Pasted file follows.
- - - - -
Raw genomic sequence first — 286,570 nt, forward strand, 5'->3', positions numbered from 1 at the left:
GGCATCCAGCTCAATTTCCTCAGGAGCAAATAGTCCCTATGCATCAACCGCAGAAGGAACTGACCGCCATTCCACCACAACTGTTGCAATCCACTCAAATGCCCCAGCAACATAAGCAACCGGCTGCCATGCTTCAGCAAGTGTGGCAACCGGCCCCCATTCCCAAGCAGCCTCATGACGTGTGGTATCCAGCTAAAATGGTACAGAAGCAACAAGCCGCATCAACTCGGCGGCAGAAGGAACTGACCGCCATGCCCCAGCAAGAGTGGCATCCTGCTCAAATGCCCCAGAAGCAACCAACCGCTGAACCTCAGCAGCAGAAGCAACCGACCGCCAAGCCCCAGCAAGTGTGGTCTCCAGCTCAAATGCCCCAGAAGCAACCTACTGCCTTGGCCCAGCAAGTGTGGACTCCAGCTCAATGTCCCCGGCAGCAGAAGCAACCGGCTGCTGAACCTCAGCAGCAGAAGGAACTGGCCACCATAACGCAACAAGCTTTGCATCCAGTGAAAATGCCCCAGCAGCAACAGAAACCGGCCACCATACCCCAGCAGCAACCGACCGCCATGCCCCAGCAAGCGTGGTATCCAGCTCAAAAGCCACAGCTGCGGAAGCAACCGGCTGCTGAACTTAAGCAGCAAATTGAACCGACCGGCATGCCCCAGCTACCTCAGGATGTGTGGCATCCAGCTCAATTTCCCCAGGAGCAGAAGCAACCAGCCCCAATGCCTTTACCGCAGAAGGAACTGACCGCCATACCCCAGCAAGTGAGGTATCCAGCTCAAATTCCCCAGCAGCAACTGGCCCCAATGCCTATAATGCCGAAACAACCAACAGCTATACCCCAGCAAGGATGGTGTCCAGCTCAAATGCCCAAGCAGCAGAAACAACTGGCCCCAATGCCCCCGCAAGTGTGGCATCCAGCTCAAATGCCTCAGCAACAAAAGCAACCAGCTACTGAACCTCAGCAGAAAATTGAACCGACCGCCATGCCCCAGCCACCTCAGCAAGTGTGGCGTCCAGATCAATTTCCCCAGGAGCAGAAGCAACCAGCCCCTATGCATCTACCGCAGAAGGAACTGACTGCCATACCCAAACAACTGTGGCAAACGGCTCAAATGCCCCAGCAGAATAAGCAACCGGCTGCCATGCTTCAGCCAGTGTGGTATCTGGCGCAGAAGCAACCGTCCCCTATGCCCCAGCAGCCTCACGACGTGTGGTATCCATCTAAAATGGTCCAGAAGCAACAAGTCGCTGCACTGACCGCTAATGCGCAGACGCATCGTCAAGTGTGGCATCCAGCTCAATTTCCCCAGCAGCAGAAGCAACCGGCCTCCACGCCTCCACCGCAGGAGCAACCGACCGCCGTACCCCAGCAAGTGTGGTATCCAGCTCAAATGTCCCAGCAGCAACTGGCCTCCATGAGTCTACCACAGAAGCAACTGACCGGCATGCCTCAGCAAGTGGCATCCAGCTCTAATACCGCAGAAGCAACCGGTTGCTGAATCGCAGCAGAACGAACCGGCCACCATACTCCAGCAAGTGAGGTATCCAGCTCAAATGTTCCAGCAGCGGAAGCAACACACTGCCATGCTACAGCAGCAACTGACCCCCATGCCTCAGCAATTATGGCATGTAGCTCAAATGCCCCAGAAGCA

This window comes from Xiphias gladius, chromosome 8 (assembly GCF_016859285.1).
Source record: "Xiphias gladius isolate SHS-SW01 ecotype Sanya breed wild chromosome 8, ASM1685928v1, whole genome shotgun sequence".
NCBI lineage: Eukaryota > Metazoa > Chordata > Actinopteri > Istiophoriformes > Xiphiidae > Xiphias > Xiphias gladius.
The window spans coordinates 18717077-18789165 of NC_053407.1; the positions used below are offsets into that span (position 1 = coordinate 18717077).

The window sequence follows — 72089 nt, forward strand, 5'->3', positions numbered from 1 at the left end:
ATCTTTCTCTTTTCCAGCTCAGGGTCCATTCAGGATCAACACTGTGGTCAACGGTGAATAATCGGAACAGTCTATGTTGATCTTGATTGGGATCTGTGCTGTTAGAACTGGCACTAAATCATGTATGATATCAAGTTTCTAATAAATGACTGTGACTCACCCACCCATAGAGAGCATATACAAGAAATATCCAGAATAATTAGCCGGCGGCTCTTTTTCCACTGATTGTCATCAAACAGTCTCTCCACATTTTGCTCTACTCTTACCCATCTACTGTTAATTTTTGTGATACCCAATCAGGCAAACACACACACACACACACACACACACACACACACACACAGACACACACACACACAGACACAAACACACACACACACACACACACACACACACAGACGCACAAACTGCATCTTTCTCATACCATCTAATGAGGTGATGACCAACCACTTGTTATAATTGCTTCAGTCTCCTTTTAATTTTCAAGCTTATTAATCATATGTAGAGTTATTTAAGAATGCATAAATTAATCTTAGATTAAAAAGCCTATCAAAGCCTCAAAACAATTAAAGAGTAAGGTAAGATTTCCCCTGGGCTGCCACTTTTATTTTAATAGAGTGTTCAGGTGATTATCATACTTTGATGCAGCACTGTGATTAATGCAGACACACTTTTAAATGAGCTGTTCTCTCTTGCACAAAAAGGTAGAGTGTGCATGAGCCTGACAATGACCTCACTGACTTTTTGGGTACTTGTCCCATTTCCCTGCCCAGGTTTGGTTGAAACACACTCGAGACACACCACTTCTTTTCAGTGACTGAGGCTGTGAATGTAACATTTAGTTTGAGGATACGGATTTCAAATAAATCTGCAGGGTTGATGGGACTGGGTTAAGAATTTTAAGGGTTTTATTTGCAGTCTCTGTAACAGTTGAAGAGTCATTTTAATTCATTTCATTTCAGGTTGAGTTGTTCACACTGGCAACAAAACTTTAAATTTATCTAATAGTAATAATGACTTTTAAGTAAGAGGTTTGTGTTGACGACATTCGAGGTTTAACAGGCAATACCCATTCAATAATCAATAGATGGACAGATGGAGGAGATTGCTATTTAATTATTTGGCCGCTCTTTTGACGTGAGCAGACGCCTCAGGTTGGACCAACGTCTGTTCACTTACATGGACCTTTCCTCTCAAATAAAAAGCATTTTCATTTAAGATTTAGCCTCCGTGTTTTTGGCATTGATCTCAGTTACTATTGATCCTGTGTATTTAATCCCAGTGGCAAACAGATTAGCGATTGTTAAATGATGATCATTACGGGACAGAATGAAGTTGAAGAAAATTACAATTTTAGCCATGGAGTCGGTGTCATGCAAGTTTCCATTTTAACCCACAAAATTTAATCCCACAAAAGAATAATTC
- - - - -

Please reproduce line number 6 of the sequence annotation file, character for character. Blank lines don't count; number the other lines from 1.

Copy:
The window spans coordinates 18717077-18789165 of NC_053407.1; the positions used below are offsets into that span (position 1 = coordinate 18717077).